Sometimes things click with a book and sometimes they really click. We had so many good feelings going into this story, just dug right in with the tropey romance with our own special spin.
What I really enjoyed about writing this with Thursday Euclid was how we examined some ideas beyond social justice into class and even some religion. Mostly it’s a breezy book with some laughs, some sexual tension, and finding acceptance.
I’m super proud that it caught the attention of two Rainbow Award judges.
- “This book hooked me from the moment I pressed Go. Immediate conflict and a quick establishment of character voice made it an easy and engaging read; I became invested in the obvious plot goal (fake relationship to lovers) very quickly, and, as that’s one of my favorite tropes, I then found it quite difficult to put the book down. The characters were unique and well-developed, and I especially enjoyed how there was no apology for Trev’s clear wealth and privilege even while his parents’ failure to accept who he is was outlined and battled against. He understood where he stood, had decisive opinions, and discovered how all of that might not fit into the larger world. He was forced to broaden his horizons. I admire the author’s choice to continue to allow him to be a little holier-than-thou in spite of it. It was true to character. Prevalent use of current slang and references might work against this novel for some readers; I didn’t have a problem with anything and it definitely established age and viewpoint. Setting details were sparse but effective, evocative where they needed to be, but not overwhelming at all. It gave me a hint of a picture but plenty of room to let my mind play! I did not give the novel full marks because the dialogue was at times awkward, more in tune with introspection than verbal discourse, and could be somewhat heavy-handed. There was a VERY slight issue with drag in pacing, where whole days and weeks would be glossed over. I would have liked to see more of the subtle mechanics of bringing this relationship together during those missing stretches. The penultimate climax leaned a little more toward melodrama than I prefer, but was well-delivered and paced, with a great resolution on all fronts. The characters were highly relatable and their chemistry was obvious, their angst believable, and their voices individual. The final choice in ending was satisfying for me as the reader: exactly the kinds of scenes I was hoping to see. Closure all around but plenty of room left to move forward in the characters’ lives. Gripping, easy writing style. A most enjoyable read!”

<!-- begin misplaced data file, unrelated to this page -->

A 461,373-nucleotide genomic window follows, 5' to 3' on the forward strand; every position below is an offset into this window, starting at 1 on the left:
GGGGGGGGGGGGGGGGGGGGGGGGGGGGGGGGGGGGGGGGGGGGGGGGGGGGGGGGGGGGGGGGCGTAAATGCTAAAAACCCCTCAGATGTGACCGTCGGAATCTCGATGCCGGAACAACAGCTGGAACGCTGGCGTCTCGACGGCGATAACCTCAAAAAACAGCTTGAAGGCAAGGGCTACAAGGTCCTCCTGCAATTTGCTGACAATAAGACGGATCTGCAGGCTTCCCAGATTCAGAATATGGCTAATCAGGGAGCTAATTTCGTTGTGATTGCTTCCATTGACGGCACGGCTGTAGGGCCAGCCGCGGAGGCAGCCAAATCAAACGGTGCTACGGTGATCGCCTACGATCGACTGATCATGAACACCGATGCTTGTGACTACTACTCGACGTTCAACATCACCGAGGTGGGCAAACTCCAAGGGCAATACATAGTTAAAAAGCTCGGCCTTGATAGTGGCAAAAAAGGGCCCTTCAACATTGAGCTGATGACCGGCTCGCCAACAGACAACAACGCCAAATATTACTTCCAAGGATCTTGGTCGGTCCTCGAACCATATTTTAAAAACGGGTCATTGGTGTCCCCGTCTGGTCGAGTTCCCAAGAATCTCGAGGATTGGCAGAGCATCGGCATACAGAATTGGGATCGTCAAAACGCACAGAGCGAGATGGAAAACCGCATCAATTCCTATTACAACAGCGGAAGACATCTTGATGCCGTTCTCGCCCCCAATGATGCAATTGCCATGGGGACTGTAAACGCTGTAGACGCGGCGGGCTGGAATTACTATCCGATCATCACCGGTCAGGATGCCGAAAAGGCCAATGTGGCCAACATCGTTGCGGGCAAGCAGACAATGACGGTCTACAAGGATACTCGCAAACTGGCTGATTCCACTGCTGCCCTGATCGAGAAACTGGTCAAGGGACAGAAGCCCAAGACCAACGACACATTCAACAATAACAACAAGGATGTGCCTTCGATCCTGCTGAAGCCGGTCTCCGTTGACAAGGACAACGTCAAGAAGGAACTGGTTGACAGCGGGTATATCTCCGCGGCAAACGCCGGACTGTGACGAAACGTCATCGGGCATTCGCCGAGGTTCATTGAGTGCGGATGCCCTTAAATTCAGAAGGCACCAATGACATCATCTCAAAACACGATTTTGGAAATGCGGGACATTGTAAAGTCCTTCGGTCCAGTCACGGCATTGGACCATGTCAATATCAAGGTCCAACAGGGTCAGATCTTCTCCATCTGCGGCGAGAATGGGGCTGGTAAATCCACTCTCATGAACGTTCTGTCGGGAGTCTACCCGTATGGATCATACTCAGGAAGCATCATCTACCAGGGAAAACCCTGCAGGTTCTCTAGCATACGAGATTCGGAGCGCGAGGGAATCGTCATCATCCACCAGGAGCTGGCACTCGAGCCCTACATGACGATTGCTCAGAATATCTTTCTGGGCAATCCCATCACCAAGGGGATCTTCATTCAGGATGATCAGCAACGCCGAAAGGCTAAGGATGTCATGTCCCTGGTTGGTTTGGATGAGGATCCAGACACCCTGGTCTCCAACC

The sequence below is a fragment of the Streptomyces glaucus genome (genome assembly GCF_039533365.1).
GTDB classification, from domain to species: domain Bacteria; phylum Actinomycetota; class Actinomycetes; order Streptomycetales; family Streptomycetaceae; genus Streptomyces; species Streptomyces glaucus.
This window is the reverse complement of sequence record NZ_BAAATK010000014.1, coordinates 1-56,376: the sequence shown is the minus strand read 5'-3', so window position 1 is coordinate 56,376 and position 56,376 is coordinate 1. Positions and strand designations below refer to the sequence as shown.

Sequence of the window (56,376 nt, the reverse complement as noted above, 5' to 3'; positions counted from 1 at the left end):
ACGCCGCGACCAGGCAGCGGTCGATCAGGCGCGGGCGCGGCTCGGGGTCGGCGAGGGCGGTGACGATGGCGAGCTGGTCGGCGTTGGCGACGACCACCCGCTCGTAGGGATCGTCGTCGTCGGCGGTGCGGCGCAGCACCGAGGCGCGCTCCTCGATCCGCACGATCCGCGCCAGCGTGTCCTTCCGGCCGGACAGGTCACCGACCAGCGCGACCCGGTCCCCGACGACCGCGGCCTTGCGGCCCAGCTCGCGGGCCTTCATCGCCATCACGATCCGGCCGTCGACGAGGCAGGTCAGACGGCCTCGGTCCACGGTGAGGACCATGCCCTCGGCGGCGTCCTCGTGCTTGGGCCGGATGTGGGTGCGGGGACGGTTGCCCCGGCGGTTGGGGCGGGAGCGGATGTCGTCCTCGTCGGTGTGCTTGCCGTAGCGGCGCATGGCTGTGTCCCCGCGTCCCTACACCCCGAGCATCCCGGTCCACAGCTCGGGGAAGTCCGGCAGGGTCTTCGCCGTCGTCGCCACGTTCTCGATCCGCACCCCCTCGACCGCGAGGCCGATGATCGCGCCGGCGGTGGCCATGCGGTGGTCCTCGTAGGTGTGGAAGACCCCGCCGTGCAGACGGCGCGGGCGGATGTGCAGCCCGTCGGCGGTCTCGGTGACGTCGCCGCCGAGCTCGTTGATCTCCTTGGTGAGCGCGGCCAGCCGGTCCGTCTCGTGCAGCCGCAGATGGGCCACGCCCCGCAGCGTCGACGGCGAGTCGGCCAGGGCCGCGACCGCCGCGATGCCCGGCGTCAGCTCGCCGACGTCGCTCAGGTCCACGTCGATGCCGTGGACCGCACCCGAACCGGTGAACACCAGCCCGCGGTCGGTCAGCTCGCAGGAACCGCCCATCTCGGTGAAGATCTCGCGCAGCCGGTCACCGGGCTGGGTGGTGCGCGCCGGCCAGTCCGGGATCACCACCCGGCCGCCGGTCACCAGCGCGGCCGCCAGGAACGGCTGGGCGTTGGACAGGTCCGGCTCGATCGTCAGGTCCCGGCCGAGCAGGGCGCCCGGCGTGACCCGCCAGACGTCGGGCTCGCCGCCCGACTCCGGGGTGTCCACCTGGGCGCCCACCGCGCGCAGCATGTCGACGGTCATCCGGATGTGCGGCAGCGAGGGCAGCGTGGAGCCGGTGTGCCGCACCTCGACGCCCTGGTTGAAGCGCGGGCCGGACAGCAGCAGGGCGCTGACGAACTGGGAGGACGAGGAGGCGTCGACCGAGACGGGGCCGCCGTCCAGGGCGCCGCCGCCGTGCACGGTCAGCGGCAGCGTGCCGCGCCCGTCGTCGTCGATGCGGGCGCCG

- “This was a sweet and often humorous story and all in all, pleasant to read. The plot worked around a Pretty-Woman-esque kind of trope, rather skilfully at that, and the style was more of a YA with some explicit scenes.”
Thanks to the judges & the Rainbow Awards. Find out more about the Rainbow Awards.
What happens when a nerd and a jock pretend to be dating for the summer? Social justice whiz Trev needs to convince his parents that his bisexuality isn’t a phase, and swim team star Lee needs somewhere to stay until the new semester starts. Forced together for three months at a Vermont lake house with Trev’s family, the boys influence each other in unexpected ways, and despite their differences, a real bond begins to form. What will it take for a fake odd couple to become a real one?
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